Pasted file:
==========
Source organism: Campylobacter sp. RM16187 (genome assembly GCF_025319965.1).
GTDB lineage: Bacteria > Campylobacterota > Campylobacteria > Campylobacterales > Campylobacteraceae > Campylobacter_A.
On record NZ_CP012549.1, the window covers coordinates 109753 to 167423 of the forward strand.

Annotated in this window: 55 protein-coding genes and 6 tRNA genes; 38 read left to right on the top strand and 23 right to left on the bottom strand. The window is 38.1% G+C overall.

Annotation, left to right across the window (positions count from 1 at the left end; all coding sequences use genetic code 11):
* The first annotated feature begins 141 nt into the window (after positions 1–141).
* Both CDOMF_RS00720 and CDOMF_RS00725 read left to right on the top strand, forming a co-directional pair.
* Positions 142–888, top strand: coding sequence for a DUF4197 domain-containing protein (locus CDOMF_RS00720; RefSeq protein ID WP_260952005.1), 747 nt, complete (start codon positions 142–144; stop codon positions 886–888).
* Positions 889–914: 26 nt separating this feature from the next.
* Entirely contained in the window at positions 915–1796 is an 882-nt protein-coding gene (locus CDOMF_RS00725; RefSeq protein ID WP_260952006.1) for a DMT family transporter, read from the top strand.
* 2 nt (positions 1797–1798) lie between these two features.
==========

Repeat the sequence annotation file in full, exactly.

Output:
Source organism: Campylobacter sp. RM16187 (genome assembly GCF_025319965.1).
GTDB lineage: Bacteria > Campylobacterota > Campylobacteria > Campylobacterales > Campylobacteraceae > Campylobacter_A.
On record NZ_CP012549.1, the window covers coordinates 109753 to 167423 of the forward strand.

Annotated in this window: 55 protein-coding genes and 6 tRNA genes; 38 read left to right on the top strand and 23 right to left on the bottom strand. The window is 38.1% G+C overall.

Annotation, left to right across the window (positions count from 1 at the left end; all coding sequences use genetic code 11):
* The first annotated feature begins 141 nt into the window (after positions 1–141).
* Both CDOMF_RS00720 and CDOMF_RS00725 read left to right on the top strand, forming a co-directional pair.
* Positions 142–888, top strand: coding sequence for a DUF4197 domain-containing protein (locus CDOMF_RS00720; RefSeq protein ID WP_260952005.1), 747 nt, complete (start codon positions 142–144; stop codon positions 886–888).
* Positions 889–914: 26 nt separating this feature from the next.
* Entirely contained in the window at positions 915–1796 is an 882-nt protein-coding gene (locus CDOMF_RS00725; RefSeq protein ID WP_260952006.1) for a DMT family transporter, read from the top strand.
* 2 nt (positions 1797–1798) lie between these two features.